Who Invented the Phrase “Social Distancing”?

The World Health Organization would like to retire the phrase “social distancing” in favor of “physical distancing.” Their logic is impeccable: viruses are transmitted when you get physically close to another person, not when you’re chatting on FaceTime or holding a virtual meeting on Zoom. As long as you’re physically separate, you should feel free to be as social as you want.

Fine. But that got me curious: who came up with phrase social distancing in the first place? Does it go back to the 1918 flu pandemic, when physical distancing and social distancing were more or less the same thing, so no one cared about the distinction? Or what?

This turns out to be surprisingly hard to get a handle on. I am, obviously, talking about social distancing as a phrase that refers to a way of fighting epidemics. I don’t care about crinoline skirts or the social habits of the 16th century Spanish court. The concept of social distancing as a way of keeping your inferiors in their place goes back quite a ways.

But in the current epidemiological sense, it doesn’t seem to go back even to the start of the century:

  • The first use in the New York Times comes in 2006: “If the avian flu goes pandemic while Tamiflu and vaccines are still in short supply, experts say, the only protection most Americans will have is ‘social distancing,’ which is the new politically correct way of saying ‘quarantine.’ ”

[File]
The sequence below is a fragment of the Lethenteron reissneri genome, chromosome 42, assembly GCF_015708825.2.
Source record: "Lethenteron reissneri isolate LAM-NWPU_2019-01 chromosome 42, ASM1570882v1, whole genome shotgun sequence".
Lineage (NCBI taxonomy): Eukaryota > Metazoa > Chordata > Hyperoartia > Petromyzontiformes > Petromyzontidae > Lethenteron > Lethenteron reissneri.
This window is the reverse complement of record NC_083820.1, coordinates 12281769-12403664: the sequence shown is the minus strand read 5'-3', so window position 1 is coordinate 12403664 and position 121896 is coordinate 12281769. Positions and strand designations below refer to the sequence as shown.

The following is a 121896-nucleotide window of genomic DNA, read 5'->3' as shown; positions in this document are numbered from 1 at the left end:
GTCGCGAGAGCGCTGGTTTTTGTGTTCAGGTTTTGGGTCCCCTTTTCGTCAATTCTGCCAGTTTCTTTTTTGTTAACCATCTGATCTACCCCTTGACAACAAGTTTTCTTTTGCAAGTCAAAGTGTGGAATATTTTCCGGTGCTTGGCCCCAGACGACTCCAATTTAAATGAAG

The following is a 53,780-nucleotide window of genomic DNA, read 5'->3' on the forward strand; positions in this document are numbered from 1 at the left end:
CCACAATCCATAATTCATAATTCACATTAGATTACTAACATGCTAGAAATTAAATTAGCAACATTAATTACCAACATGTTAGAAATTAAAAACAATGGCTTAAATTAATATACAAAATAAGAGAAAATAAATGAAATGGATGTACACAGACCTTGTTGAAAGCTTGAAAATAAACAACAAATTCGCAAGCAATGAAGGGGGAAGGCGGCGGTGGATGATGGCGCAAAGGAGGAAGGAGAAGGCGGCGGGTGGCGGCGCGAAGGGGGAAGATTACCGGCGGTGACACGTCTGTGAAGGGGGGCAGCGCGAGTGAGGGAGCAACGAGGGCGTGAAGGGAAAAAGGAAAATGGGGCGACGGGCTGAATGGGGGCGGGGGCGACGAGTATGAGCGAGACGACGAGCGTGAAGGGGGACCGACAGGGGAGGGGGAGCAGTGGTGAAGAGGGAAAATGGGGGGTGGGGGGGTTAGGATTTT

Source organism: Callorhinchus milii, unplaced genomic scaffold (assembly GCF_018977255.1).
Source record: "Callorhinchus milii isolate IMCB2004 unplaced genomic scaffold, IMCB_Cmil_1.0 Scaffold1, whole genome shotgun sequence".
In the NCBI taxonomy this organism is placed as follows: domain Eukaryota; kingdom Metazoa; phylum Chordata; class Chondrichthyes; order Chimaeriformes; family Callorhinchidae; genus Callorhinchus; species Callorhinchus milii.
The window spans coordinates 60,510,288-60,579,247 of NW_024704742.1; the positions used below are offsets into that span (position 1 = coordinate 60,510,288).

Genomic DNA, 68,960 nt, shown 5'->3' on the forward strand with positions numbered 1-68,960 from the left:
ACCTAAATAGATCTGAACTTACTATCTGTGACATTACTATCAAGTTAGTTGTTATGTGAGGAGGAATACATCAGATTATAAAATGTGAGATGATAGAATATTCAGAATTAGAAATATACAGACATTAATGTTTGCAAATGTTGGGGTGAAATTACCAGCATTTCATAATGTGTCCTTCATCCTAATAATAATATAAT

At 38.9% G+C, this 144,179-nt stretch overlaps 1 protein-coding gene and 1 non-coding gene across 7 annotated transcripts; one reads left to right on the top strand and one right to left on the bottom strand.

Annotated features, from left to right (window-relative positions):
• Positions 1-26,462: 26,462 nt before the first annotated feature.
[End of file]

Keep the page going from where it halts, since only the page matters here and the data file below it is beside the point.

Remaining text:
• The OED has a reference from the Detroit News from 2004:
  • I’ve found a few other brief references going back to the SARS epidemic in 2003, though none give any hint to the origin of the phrase.
  • And the Google Ngram Viewer, fascinatingly, shows two jumps in the use of the phrase. The first obviously refers to some kind of sociological phenomenon and started gaining popularity in the early 70s. The second, which is almost certainly SARS-related, began in 2004 and then took off in 2005.

So circa 2003 it is, unless someone comes up with something better. But who coined the phrase? And why did they choose to call it social distancing? In 2003 there was obviously a world of difference between social and physical distancing. Is there anyone out there who wants to take the blame for this?

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is the first thing despots go after. An unwavering commitment to it is probably what draws you to Mother Jones' journalism. And as we're seeing in the US and the world around, authoritarians seek to poison the discourse and the way we relate to each other because they can't stand people coming together around a shared sense of the truth—it's a huge threat to them.

Which is also a pretty great way to describe Mother Jones' mission: People coming together around the truth to hold power accountable.

And right now, we need to raise about $400,000 from our online readers over the next two months to hit our annual goal and make good on that mission. Read more about the information war we find ourselves in and how people-powered, independent reporting can and must rise to the challenge—and please support our team's truth-telling journalism with a donation if you can right now.

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